Tuesday, April 1, 2008

Short Takes: 4.1.08

Here are some interesting XM and online marketing news items and links for your perusal:
  • Hot teen trend--or April Fool's joke? eMarketer had me going for a second. They report on a study that found teens are turning away from their PCs, game consoles, and cell phones to seek more quality time with parents. I believed it for a bit, but when they reported parents declining their children's friend invitations on MySpace, I got suspicious. The last straw was the finding that 98% of teens surveyed said they would respond to a marketing promotion involving "A Long Bus Ride With Your Parents." Nice try.
  • The Non-Traditional Advertising Blog has an informative article about RedBullSurfing.com. The site makes use of Immersive Media's 360-degree technology to give visitors a sense of riding a surfboard into a break. The tiny video window rather undermines the experience, but the ability to control the video in all directions provides an excellent online experience. The sport, the site, and the technology work well in combination for the brand.

  • No matter how good a concept, someone's going to find a way to twist it to no good. Take social media. Marketers are taking flack for flogs (fake blogs), MySpace corporate profiles, and PR Twitters, but at least they're not criminals. A couple of enterprising thieves found a way to turn social media into social crime. To cover a robbery, they posted a fake Craigslist post giving an address and announcing the belongings were free for the taking. The victim returned home to find people making off with his possessions. The couple responsible for the theft and the post are now behind bars (where they hopefully will not be given access to the Internet.)

  • One way to go viral is to piggyback on something else that has gone viral. A rather brilliant if somewhat offensive viral video comes from LoveMe.com, a site where lonely men find beautiful Russian mail order brides (if the video is to be believed). Taking off on the famous Dove Evolution campaign, this video claims Russian mail order brides start beautiful and thus don't need the retouching seen in the Dove's viral video campaign. If you're the kind of man who would consider a mail order bride, you may just believe it.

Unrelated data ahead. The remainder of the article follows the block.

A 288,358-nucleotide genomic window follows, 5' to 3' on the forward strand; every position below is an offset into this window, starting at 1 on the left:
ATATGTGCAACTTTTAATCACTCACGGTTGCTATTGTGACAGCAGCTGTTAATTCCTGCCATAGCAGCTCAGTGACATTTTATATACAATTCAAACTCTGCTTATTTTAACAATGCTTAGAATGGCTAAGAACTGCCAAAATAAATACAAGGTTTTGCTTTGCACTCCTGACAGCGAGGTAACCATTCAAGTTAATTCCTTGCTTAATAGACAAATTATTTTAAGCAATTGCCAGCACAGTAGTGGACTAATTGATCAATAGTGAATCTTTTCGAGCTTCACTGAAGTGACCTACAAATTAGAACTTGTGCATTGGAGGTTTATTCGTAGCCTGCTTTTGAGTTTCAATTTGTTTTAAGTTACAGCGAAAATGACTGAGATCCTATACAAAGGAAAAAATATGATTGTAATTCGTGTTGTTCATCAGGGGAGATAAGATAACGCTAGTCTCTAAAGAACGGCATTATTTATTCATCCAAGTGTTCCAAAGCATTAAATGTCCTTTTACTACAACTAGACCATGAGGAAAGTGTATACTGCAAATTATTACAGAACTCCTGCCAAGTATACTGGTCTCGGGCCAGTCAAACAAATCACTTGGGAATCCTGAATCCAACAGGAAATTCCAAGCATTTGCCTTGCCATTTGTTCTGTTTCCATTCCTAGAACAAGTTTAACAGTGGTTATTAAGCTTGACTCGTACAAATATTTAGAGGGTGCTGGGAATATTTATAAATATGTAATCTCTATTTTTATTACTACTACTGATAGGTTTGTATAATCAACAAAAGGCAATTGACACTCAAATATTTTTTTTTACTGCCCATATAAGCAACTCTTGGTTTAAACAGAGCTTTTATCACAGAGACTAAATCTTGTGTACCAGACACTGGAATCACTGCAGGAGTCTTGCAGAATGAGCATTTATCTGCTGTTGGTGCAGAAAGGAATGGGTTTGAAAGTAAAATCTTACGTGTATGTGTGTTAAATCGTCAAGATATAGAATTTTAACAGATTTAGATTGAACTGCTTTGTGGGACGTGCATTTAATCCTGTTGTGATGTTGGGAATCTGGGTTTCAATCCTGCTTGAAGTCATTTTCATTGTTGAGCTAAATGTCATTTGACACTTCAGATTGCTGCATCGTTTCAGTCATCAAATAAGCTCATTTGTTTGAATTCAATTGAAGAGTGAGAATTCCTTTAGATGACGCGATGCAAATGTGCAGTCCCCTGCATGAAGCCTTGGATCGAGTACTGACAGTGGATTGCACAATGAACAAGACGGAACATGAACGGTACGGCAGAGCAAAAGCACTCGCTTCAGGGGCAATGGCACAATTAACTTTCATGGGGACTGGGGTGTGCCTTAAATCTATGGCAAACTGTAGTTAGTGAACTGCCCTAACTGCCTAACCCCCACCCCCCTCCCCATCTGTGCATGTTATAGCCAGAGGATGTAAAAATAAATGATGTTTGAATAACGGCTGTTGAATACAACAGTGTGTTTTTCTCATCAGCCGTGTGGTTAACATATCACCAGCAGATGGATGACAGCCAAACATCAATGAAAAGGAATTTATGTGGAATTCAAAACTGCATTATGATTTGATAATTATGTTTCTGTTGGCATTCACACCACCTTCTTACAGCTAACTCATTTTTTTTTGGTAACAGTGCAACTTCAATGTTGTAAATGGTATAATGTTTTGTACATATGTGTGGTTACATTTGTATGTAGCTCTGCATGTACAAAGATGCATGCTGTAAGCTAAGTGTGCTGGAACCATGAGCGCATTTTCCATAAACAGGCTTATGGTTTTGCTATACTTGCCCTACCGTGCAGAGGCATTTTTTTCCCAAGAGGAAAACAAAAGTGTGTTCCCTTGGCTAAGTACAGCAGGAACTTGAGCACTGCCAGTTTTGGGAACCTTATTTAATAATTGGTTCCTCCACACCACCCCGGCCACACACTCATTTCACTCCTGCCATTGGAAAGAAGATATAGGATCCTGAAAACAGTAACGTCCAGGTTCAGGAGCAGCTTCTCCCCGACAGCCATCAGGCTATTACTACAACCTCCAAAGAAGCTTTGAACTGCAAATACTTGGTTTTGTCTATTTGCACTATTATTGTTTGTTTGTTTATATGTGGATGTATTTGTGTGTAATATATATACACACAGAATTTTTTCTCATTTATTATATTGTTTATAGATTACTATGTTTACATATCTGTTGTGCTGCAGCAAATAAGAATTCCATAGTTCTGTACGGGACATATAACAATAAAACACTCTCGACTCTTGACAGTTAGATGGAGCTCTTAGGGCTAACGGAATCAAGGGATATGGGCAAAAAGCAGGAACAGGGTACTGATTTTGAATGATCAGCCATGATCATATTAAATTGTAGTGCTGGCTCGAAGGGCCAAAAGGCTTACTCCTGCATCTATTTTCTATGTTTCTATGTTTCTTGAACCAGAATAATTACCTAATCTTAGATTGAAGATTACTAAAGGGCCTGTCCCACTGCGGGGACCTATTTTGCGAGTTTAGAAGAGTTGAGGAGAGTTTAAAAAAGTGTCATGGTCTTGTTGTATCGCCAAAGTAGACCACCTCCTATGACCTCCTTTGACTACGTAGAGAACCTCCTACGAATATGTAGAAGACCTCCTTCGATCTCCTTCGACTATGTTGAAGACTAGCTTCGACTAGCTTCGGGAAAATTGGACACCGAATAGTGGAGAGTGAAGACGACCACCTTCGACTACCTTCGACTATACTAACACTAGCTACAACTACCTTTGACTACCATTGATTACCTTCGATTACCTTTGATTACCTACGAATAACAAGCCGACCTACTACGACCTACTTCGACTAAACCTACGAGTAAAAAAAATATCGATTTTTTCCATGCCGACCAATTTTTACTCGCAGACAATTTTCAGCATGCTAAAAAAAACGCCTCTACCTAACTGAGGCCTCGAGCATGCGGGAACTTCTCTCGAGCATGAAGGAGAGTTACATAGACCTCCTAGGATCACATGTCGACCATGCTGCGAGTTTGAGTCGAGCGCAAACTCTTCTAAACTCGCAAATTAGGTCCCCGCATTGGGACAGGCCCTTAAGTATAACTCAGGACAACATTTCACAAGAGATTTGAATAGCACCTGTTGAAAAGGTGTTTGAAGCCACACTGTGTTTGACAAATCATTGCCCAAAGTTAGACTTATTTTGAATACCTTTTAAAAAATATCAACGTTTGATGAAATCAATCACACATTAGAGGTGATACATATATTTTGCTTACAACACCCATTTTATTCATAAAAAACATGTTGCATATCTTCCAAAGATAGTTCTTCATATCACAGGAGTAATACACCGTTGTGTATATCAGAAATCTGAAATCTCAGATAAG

• If you thought the social media space couldn't get more crowded or that the world doesn't need yet another social networking site, here's one that make sense: weplay, a social network for youth athletes and their parents and coaches. Kids can set up profiles, brag about their stats, link with friends, talk to coaches, check schedules, and interact with pro athletes. Making sure parents aren't left out, the site offers a forum to manage car pools, find out about equipment, get up-to-date scheduling information, and communicate with other athletes' families. weplay is doing social media by the book: focusing on the needs of a defined group and giving them the tools they want and need. We'll be watching this site.

  • Old media is finding a way to make digital media work for them, rather than against them. The Wall Street Journal features an article about magazines that are buying and partnering with digital properties to keep readers involved and advertisers happy. One interesting use of social media is Condé Nast's collaboration with Dillard's. A promotion launching next week will use tools from news-aggregation site Reddit, which Condé Nast bought in 2006, to let visitors to Dillard's Web site vote on merchandise to be featured in online ads. I'm not sure if online shoppers will find this a worthwhile interaction, but I respect Condé Nast for trying something innovative and interesting.

  • Here's a recent TV ad that made me stop and take notice. Even in a bar with the sound off, I could immediately recognize the brand and the message (which is one way to identify a great ad). The ad is for Travelers Insurance, and the use of striking visuals with the protective umbrella that is their logo made this one stand out. Would you agree?

No comments: